There is a compelling argument for the need for “balanced nutrition” when it comes to the use of fertilisers, particularly as we face into an era of reduced nitrogen allowances to meet our climate targets.

Balanced nutrition implies extending the focus beyond N, P and K through an integrated approach to nutrient management planning to determine the specific nutrient requirements at crop or individual field level, and then matching them through prescription fertiliser formulations.

Prescription nutrition is already a well-established practice in the UK, the US, New Zealand and throughout northern Europe. It is emerging in many more countries and is likely to continue to grow as more farmers and advisers realise the agronomic, economic and environmental benefits.

In Ireland, fewer than 100 different fertiliser analyses were available to the market with only five products accounting for almost 72% of all compound fertiliser sales nationally. This is in comparison to Britain where the number of different fertiliser analyses available to the market have grown from 250 in 2011 to nearly 18,000 in 2023.

Scott highlights the importance of the application of sulphur, sodium and selenium to grass crops to optimise growth and yield response from grazing animals.

Improved forage quality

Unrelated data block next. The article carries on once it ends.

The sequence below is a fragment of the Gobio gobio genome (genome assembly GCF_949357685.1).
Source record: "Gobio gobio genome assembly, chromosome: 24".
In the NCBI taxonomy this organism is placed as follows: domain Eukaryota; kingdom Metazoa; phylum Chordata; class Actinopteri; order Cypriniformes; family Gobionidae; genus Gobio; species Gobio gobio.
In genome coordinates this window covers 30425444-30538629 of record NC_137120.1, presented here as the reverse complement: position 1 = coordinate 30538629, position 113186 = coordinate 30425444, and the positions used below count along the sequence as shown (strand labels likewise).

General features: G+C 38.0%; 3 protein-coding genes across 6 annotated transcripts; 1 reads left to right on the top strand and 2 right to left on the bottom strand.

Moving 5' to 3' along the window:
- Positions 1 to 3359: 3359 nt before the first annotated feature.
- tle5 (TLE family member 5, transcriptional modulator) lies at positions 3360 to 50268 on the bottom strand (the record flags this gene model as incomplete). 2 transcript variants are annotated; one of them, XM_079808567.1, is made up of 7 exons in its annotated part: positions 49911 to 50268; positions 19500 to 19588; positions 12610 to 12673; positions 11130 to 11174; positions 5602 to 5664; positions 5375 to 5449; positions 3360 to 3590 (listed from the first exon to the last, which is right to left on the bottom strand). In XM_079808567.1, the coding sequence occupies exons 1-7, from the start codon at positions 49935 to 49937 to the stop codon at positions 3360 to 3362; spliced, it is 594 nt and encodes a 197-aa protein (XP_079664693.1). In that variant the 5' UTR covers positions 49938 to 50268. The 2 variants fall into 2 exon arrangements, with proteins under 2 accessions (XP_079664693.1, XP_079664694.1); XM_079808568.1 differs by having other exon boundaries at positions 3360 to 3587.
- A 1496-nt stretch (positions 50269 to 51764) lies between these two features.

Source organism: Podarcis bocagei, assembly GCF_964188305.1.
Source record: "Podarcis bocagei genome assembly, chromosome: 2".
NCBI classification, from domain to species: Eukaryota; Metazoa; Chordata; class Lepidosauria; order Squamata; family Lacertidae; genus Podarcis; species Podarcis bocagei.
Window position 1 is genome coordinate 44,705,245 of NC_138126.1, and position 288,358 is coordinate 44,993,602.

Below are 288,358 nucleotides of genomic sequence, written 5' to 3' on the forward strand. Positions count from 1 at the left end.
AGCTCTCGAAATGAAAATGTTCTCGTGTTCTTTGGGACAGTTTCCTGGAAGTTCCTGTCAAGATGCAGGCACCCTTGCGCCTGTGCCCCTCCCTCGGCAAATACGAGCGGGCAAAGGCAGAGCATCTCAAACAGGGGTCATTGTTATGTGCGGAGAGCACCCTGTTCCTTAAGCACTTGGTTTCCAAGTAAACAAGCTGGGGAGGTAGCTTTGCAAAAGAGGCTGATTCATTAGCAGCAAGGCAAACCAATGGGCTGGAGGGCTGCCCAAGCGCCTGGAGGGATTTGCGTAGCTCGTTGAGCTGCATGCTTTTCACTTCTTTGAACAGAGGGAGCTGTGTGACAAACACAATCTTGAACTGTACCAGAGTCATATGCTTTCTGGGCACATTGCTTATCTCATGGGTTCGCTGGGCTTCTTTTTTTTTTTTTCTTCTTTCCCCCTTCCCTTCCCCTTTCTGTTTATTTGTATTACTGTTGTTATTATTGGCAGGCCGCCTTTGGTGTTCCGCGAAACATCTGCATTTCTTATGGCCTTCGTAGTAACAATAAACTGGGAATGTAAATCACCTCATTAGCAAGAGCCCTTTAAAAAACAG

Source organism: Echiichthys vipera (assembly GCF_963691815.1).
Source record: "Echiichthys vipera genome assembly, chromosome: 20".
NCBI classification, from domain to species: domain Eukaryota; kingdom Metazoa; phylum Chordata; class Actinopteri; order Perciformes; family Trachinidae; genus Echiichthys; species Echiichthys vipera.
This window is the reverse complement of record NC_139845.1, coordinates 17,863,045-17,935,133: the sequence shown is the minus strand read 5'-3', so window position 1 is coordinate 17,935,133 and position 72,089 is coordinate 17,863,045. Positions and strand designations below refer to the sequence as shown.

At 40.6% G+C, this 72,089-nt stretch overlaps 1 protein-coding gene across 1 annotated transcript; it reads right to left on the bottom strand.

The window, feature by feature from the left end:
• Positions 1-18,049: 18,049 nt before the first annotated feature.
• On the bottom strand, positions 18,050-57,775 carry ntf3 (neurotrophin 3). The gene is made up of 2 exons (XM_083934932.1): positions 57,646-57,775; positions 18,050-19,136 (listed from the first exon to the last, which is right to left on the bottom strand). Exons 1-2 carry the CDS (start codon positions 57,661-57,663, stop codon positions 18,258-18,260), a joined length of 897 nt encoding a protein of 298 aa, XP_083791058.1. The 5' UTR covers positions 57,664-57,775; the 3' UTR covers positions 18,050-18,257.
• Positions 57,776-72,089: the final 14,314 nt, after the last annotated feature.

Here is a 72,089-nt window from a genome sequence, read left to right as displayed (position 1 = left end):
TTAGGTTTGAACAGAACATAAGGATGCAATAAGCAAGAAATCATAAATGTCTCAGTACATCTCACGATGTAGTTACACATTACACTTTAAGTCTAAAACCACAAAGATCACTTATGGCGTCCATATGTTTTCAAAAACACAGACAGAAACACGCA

In 2019, the National University of Ireland, Galway, conducted a small-scale trial comparing standard and prescription fertilisers for grass yield and quality.

The trial, based on a two-cut system, analysed soil and compared commercially available ‘standard’ compounds with prescription blends (CAN-based and protected urea-based including sulphur, sodium and selenium).

While total dry matter yield showed no statistical differences, prescription compounds improved forage quality with higher levels of crude protein, energy and water-soluble carbohydrates.

Additional application of sulphur, sodium and selenium in prescription blends led to higher nutrient levels in forage.

Improving growth rates and liveweight gain using less nitrogen fertiliser

In a 2021 on-farm trial in Northumberland, England, focusing on improving forage quality, a prescription fertiliser was compared with straight nitrogen for rearing lambs on grazed grass.

The prescription fertiliser included phosphorus, sulphur, sodium, selenium and zinc.

Despite a 15.8% reduction in nitrogen, the prescription fertiliser maintained higher grass cover and increased average nitrogen levels by 33.3%.

The lambs grazed on the prescription-treated block showed a 20.3% higher cumulative weight gain from birth to 16 weeks compared to those on straight nitrogen.

The trial suggests that balanced nutrition can offset reduced nitrogen application, potentially improving livestock efficiency.

The return on investment for the prescription fertiliser, considering fertiliser and lamb prices, was £4.86 (€5.71) for every £1 (€1.17) spent on fertiliser.

Scott finished by outlining a £3.3m (€3.88m)on-farm trial and research project that Origin Fertilisers is involved in, seeking to reduce the dependence of UK grassland farming on applied nitrogen fertilisers.


Origin Fertilisers will be conducting replicated and farm trials to identify the specific nutritional requirements of these new clover and legume varieties and evaluating whether metallo-catalyst fertiliser coatings can increase nitrogen fixation.

Although NUE-Leg is a UK-based project, it is anticipated the findings will be practically applicable across temperate grasslands in the northern and southern hemispheres.